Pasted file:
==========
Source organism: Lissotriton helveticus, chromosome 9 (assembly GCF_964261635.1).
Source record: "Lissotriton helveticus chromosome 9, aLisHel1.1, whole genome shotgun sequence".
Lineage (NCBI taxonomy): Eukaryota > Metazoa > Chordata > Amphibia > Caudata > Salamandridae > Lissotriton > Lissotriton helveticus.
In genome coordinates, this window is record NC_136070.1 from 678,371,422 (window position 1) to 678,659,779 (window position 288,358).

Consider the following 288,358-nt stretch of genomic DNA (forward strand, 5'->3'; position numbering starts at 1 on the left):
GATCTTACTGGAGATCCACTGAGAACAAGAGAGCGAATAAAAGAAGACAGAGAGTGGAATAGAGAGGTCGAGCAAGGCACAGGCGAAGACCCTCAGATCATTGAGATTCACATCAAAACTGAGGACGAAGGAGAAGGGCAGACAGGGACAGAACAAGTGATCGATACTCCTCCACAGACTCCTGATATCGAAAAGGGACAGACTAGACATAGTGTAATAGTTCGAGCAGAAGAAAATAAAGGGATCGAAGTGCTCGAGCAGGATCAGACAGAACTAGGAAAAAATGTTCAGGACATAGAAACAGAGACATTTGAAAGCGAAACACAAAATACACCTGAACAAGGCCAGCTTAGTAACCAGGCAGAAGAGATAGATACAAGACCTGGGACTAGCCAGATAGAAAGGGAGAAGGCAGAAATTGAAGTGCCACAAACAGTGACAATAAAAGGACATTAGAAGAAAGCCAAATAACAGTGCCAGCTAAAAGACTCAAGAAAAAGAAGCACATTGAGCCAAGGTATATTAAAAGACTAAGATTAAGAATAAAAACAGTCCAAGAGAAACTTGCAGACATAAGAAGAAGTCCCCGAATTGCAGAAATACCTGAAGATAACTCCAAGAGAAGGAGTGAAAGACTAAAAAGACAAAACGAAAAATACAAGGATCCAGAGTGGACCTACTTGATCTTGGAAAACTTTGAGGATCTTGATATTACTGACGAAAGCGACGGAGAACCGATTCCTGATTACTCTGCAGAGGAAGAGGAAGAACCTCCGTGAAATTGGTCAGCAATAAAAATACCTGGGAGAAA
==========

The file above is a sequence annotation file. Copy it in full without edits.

Source organism: Lissotriton helveticus, chromosome 9 (assembly GCF_964261635.1).
Source record: "Lissotriton helveticus chromosome 9, aLisHel1.1, whole genome shotgun sequence".
Lineage (NCBI taxonomy): Eukaryota > Metazoa > Chordata > Amphibia > Caudata > Salamandridae > Lissotriton > Lissotriton helveticus.
In genome coordinates, this window is record NC_136070.1 from 678,371,422 (window position 1) to 678,659,779 (window position 288,358).

Consider the following 288,358-nt stretch of genomic DNA (forward strand, 5'->3'; position numbering starts at 1 on the left):
GATCTTACTGGAGATCCACTGAGAACAAGAGAGCGAATAAAAGAAGACAGAGAGTGGAATAGAGAGGTCGAGCAAGGCACAGGCGAAGACCCTCAGATCATTGAGATTCACATCAAAACTGAGGACGAAGGAGAAGGGCAGACAGGGACAGAACAAGTGATCGATACTCCTCCACAGACTCCTGATATCGAAAAGGGACAGACTAGACATAGTGTAATAGTTCGAGCAGAAGAAAATAAAGGGATCGAAGTGCTCGAGCAGGATCAGACAGAACTAGGAAAAAATGTTCAGGACATAGAAACAGAGACATTTGAAAGCGAAACACAAAATACACCTGAACAAGGCCAGCTTAGTAACCAGGCAGAAGAGATAGATACAAGACCTGGGACTAGCCAGATAGAAAGGGAGAAGGCAGAAATTGAAGTGCCACAAACAGTGACAATAAAAGGACATTAGAAGAAAGCCAAATAACAGTGCCAGCTAAAAGACTCAAGAAAAAGAAGCACATTGAGCCAAGGTATATTAAAAGACTAAGATTAAGAATAAAAACAGTCCAAGAGAAACTTGCAGACATAAGAAGAAGTCCCCGAATTGCAGAAATACCTGAAGATAACTCCAAGAGAAGGAGTGAAAGACTAAAAAGACAAAACGAAAAATACAAGGATCCAGAGTGGACCTACTTGATCTTGGAAAACTTTGAGGATCTTGATATTACTGACGAAAGCGACGGAGAACCGATTCCTGATTACTCTGCAGAGGAAGAGGAAGAACCTCCGTGAAATTGGTCAGCAATAAAAATACCTGGGAGAAA